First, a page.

I have always thought that there is some type of mind, body, spirit connection, which is what this book depicts and I am beginning to believe that more and more. This book has been a tool to help me to understand that I can be that exceptional patient and take a more positive perspective. One of the important concepts that I took from the book is that we all have the power to heal ourselves from within. I believe that part of the healing process is to be able to heal yourself from the inside out. When a cancer patient or anyone going through an illness can understand that and believe it for themselves that is where change can take place. As noted in the book, love is a powerful stimulant and can be a great healer. Miracles happen every day, something which science just cannot explain. Just as the author described that there was no scientific evidence of what was making his patients get well, but it was the way that his patients viewed their situation that was the change. It was the connection of love and miracles. As the author stated, “when a patient can stand with courage and actually work with their doctors they can participate to influence their own recovery.” Am I saying that I am going to cure myself from my disease? No, not necessarily, but what I have been able to recognize is that healing is not always in the physical outward sense, but the inner as well. I have realized that I needed that healing on the inside too. I highly recommend that cancer survivors and their families read this book, because I believe the principles in it are something every survivor needs to know. Now there may be some people who may not have this view or perspective on their journey and that is fine. Everyone has to come to their own understanding, but it is something that works for me that I wanted to share, and perhaps it could also help someone else.
I now have a better perspective on not only my cancer situation, but also the way I look at life. Although I know I still do have cancer, I view my life differently and choose to be happy despite my circumstances. How one responds to a situation I believe can play a role in the outcome. For the first time since I began this journey, I finally feel at peace and I am good with where things stand for me. I had to reach this point myself, in my own way and in my own time. I had to come in agreement with the decisions my doctors have made on my behalf. I really do know that patiently waiting this out is the is the decision which is right for me. Being that exceptional patient means you look at your life different and you really live with purpose and meaning until you do die. Having cancer makes you face your mortality much sooner than you want to, as you know this disease is something that could possibly end your life as you know it. Nevertheless, it is also understanding that it is possible to have a full and abundant life as long as you accept each day you have as a true gift and use it to do good.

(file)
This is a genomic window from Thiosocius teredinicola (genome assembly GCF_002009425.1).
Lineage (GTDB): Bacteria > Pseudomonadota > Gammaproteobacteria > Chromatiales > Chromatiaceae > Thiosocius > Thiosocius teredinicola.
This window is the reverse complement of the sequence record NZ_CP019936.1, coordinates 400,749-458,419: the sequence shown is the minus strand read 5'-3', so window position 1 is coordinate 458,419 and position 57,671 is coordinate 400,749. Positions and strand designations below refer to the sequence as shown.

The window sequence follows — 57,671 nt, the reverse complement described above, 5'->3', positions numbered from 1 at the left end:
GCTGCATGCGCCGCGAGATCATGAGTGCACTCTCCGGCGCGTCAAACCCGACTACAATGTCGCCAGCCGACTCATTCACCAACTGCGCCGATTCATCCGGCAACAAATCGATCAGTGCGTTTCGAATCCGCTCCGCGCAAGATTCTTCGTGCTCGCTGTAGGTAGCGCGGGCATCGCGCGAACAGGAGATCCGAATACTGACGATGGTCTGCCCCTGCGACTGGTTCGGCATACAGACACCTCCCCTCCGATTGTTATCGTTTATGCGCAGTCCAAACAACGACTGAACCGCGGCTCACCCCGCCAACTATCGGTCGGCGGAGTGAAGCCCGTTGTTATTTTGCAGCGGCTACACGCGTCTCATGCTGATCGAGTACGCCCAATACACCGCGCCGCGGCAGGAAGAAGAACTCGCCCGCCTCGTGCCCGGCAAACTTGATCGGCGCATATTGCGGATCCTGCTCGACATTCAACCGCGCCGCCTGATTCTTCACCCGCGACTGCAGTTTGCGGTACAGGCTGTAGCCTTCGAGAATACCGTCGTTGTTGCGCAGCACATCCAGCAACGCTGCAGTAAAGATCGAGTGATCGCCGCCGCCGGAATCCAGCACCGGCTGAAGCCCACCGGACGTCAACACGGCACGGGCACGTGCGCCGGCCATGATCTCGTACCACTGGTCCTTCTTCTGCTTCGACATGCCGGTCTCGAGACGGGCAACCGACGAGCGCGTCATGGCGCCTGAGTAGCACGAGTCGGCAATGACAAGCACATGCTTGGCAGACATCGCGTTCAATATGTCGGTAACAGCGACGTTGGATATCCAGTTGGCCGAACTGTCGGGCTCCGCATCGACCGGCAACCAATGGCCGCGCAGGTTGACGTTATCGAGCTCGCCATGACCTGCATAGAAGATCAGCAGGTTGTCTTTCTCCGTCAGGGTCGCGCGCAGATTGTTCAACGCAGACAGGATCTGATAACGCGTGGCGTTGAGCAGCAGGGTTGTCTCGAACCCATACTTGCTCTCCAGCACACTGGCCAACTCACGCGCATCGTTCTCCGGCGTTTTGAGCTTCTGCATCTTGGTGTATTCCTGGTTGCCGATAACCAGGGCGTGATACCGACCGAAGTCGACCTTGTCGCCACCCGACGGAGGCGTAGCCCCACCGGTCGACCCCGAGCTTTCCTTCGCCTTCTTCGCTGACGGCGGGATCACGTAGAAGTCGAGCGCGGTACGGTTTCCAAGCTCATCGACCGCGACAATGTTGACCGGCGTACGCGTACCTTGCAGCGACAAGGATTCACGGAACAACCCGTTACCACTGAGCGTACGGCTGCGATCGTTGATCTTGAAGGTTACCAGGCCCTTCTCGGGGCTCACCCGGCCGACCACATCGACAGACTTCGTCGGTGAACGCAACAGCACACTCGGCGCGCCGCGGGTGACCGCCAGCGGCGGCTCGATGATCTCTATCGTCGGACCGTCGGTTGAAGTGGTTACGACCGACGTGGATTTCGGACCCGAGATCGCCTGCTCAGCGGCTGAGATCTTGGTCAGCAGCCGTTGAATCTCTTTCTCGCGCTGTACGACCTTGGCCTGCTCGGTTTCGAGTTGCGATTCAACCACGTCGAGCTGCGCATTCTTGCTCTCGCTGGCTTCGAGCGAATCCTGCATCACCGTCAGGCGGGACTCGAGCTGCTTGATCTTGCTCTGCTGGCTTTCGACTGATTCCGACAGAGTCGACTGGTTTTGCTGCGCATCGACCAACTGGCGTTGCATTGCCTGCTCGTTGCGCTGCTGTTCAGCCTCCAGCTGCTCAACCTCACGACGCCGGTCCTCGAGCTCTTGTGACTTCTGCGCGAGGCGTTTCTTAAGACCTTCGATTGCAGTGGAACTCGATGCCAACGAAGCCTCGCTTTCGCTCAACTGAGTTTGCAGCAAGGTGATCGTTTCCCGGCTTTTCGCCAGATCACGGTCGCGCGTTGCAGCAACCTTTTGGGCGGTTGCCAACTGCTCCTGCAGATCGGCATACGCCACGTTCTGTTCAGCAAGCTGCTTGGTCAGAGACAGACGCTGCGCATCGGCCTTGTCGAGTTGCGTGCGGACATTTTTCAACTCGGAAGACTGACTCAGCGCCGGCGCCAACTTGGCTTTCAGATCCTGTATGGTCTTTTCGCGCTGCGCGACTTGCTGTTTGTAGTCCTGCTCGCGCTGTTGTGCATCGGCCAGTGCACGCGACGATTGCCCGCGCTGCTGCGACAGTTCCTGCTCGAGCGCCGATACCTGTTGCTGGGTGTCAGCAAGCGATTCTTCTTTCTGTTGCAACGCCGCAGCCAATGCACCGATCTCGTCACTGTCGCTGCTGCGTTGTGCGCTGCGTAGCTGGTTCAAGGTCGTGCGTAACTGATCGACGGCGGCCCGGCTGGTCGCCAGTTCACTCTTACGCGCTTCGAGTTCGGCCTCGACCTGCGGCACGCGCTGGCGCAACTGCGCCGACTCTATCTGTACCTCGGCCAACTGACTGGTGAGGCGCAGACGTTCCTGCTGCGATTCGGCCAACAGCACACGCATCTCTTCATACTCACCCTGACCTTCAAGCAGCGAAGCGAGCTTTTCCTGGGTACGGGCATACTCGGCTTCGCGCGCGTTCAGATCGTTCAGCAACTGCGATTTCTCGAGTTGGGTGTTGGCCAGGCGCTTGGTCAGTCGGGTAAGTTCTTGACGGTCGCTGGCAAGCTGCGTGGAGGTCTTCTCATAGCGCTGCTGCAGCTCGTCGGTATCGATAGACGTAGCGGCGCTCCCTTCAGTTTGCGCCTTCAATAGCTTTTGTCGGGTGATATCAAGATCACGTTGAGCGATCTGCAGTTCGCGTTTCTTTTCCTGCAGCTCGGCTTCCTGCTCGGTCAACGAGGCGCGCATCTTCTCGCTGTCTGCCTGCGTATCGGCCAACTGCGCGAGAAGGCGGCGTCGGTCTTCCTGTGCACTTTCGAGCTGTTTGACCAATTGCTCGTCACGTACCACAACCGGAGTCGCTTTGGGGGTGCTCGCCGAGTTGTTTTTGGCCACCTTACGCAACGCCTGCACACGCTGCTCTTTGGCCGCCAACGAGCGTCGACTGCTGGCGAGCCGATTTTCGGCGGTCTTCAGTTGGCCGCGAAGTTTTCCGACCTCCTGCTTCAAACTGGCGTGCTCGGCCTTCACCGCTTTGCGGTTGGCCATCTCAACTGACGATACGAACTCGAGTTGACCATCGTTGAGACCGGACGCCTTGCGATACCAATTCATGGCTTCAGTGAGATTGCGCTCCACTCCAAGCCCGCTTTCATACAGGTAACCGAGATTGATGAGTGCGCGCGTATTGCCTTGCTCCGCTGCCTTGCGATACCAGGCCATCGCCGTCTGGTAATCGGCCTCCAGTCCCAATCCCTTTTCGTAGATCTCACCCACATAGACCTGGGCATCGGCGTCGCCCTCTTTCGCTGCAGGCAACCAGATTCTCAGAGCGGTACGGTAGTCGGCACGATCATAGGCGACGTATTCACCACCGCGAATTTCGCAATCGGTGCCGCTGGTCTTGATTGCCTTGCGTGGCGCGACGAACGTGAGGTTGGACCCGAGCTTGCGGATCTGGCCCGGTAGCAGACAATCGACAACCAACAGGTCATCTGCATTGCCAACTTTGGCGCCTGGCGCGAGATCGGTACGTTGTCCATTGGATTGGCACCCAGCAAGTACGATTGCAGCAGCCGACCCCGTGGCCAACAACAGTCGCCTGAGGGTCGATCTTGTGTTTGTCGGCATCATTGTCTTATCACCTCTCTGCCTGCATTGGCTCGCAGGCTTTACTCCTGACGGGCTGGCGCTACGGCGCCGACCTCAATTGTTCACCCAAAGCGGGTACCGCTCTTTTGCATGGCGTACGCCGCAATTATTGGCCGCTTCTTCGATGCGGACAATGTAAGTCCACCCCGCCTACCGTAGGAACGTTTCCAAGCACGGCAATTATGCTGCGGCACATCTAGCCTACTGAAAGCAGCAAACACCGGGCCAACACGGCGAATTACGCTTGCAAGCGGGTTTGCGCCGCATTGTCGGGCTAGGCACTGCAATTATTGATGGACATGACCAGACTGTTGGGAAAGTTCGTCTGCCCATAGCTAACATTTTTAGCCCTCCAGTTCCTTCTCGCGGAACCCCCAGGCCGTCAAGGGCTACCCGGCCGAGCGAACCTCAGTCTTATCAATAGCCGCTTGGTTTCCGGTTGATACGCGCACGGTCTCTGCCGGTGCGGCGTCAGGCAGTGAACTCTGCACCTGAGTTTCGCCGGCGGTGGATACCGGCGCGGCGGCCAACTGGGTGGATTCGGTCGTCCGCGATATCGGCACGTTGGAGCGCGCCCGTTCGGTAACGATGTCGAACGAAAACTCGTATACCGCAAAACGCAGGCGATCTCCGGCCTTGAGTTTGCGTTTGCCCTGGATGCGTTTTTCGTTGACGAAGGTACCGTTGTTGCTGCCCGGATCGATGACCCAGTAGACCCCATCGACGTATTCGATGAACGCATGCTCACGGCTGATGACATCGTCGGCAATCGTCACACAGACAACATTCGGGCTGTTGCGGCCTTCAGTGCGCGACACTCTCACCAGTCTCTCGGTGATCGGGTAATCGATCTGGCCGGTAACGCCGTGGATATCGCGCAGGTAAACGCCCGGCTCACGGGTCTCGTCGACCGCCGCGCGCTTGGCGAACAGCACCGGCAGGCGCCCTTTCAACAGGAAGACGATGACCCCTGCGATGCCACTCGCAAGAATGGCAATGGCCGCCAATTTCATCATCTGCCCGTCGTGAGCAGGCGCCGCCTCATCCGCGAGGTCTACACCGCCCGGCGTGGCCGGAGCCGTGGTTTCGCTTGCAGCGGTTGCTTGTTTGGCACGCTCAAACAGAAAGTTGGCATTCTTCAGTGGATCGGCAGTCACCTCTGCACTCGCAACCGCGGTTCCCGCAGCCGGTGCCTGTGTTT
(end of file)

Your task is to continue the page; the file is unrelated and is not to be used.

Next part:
This has really been such an awakening as I don’t think that I have been really appreciating the time I do have. Nevertheless, another important thing I have learned on this journey is that life is far too short to worry about things you have no control over – something I have to be reminded of frequently. I am learning the importance to really live in the moment and something which is to be treasured and savored. With that I want to share the following song called “One Life.” We have to live as though the moment we are in right now is going to be our last, because tomorrow is never promised!
I am truly grateful for every person who has crossed my path on this journey. Most importantly I have to give the credit to my doctors, for without them I wouldn’t be where I am today. It’s also been those fellow survivors who have taught me what it means to fight for your life and to never surrender! Moreover, a very big thank you to my family and friends who have been there to support, encourage and give me the strength to keep driving on. One last final thought………even though I still do have cancer, in my own mind I feel as though I have already won this battle! As one fellow survivor used to tell me often “when you lose your mental battle…..your body will not be far behind.” That is something that has always stuck in my mind and I believe that to be very true. If I made it to the first 5 years to survive this cancer it is my hope and prayer that I will make it through to the next 5 years and beyond and I wish the same for all survivors!!